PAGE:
Many middle‐aged people and seniors need to hear the voice of Jesus say to them, “I will be with you.” It is one thing to know Jesus is with us in a personal way but quite another to believe he is with us in a purposeful way. The strength of youth may be diminished; a fading memory of unfulfilled dreams, but rather than bemoaning that certain goals will never materialize, those who are middle‐aged and older should anticipate a newly revised vision for their lives.
There is a largely untapped mine of wisdom and energy in the over‐50 age group in our churches. Rather than retiring to a warm climate and waiting for the inevitable, older people are finding a new lease on life involving service to their churches and communities. We are looking to a time in the next 20 years or so in our religious congregations when there will likely be fewer young people and more people over 50. With all our emphasis on youth programs, we also need an increased emphasis on engaging older members to become more involved. The dawn of youthful idealism and energy is desirable, but we also need the dusk of the reflective and refined experience of older seekers.
A couple in a former congregation of mine are now both retired, but they are two of the most valuable participants. She served as an elder. He washes pots and pans in the kitchen, serves during community meals, and is there to help in other ways. She maintains the bulletin board, and both sit toward the front during worship services, which encouraged me as their pastor. They appear to have a clear purpose in life, and their lives give the impression of being more about beginnings than endings. So instead of getting out the rocking chairs, they live as resurrection people—with a purpose for the second half (or a bit shorter) of their lives.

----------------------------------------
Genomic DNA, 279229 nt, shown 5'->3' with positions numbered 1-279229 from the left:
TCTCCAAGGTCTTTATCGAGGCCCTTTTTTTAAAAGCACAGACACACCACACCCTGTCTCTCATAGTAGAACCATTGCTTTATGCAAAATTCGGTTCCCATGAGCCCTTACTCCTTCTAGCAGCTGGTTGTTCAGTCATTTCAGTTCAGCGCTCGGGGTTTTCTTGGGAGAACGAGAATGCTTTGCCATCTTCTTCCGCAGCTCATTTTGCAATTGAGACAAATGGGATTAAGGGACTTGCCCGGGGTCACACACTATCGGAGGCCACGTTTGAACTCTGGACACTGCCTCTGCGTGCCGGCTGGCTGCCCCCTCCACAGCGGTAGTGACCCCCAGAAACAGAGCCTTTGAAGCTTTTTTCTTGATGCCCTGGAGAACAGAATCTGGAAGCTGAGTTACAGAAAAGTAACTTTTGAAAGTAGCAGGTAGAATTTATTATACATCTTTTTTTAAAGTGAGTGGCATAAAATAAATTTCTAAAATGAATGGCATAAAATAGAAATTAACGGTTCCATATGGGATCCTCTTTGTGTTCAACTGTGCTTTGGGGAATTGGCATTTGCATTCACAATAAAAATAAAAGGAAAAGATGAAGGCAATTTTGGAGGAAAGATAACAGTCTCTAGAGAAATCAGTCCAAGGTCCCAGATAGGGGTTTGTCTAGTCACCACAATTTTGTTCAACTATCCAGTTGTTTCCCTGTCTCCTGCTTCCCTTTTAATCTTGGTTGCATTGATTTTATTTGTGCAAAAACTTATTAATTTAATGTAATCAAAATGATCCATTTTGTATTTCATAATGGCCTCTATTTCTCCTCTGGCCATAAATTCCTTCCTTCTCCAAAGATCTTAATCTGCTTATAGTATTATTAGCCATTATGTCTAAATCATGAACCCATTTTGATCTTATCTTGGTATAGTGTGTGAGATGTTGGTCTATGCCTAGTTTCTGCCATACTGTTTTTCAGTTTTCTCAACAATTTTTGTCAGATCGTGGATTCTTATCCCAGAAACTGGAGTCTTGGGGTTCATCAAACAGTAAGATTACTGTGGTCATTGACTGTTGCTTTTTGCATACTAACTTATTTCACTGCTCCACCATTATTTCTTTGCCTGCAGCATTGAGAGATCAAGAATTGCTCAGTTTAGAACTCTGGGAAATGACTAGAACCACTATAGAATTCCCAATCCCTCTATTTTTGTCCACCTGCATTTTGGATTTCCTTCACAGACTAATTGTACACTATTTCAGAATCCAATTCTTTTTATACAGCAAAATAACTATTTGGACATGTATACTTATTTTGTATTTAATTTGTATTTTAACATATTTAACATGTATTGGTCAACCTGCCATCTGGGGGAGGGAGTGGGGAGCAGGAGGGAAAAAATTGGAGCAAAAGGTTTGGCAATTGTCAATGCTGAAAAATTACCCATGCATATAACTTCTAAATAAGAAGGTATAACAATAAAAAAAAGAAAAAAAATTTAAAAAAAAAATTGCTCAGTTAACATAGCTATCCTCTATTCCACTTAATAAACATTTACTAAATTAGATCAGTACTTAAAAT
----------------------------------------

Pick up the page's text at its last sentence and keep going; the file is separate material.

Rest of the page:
Another senior woman in that congregation works a part‐time job with a purpose. For decades, she had served as a missionary in Africa, and these days she works so she can send money to help educate and benefit her “family” overseas. An inner voice of love tells her she still has a calling. Sadly, too many have lost that sense of calling, even those much younger than she is.
I heard of an older man who confessed, “I know I will never become President of the United States, but now I realize I won’t be president of anything.” This man reached a crossroads where, if he chose, he could easily close the book on his dreams. He could just wait for the end to arrive. What he needs is for someone to come along and say to him, “Sure, you didn’t become President. Most of us don’t. But what about becoming president of your block club or a local service organization? What about aiming more toward what others need for you to be for them than focusing on the void left by not attaining what you thought you always wanted for yourself?”
What he needs even more than others’ advice is to hear the Inner Voice calling him out of his sense of worthlessness and igniting the spark of a new calling in his soul.
Regret can have a paralyzing effect in our lives if we are not careful. Something that can replace regret—and is even more powerful—is the resurrection of a God‐given purpose for the second half of our lives. Even when early dreams have died, our hearts can be awakened to hear Jesus say, “I will be with you.… You will be my witnesses.”
This article also appeared in a slightly different form in the September 15, 2009, issue of The Mennonite.